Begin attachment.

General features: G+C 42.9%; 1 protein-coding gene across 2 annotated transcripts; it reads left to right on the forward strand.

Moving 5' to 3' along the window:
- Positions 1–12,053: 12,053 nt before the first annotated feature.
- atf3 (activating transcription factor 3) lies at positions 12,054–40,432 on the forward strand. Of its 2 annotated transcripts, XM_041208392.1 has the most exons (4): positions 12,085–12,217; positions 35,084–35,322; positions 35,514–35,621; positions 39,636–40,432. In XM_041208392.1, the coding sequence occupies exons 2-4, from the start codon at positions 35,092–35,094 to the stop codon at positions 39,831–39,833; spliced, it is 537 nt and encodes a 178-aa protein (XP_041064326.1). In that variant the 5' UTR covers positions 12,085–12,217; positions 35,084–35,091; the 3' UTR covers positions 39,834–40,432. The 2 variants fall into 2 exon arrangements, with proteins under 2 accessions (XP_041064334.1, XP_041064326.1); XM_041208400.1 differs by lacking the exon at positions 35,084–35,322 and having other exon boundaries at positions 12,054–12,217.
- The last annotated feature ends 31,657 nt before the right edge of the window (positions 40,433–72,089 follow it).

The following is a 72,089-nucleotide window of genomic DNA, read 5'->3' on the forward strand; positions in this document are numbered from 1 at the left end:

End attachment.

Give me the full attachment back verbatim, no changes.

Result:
General features: G+C 42.9%; 1 protein-coding gene across 2 annotated transcripts; it reads left to right on the forward strand.

Moving 5' to 3' along the window:
- Positions 1–12,053: 12,053 nt before the first annotated feature.
- atf3 (activating transcription factor 3) lies at positions 12,054–40,432 on the forward strand. Of its 2 annotated transcripts, XM_041208392.1 has the most exons (4): positions 12,085–12,217; positions 35,084–35,322; positions 35,514–35,621; positions 39,636–40,432. In XM_041208392.1, the coding sequence occupies exons 2-4, from the start codon at positions 35,092–35,094 to the stop codon at positions 39,831–39,833; spliced, it is 537 nt and encodes a 178-aa protein (XP_041064326.1). In that variant the 5' UTR covers positions 12,085–12,217; positions 35,084–35,091; the 3' UTR covers positions 39,834–40,432. The 2 variants fall into 2 exon arrangements, with proteins under 2 accessions (XP_041064334.1, XP_041064326.1); XM_041208400.1 differs by lacking the exon at positions 35,084–35,322 and having other exon boundaries at positions 12,054–12,217.
- The last annotated feature ends 31,657 nt before the right edge of the window (positions 40,433–72,089 follow it).

The following is a 72,089-nucleotide window of genomic DNA, read 5'->3' on the forward strand; positions in this document are numbered from 1 at the left end: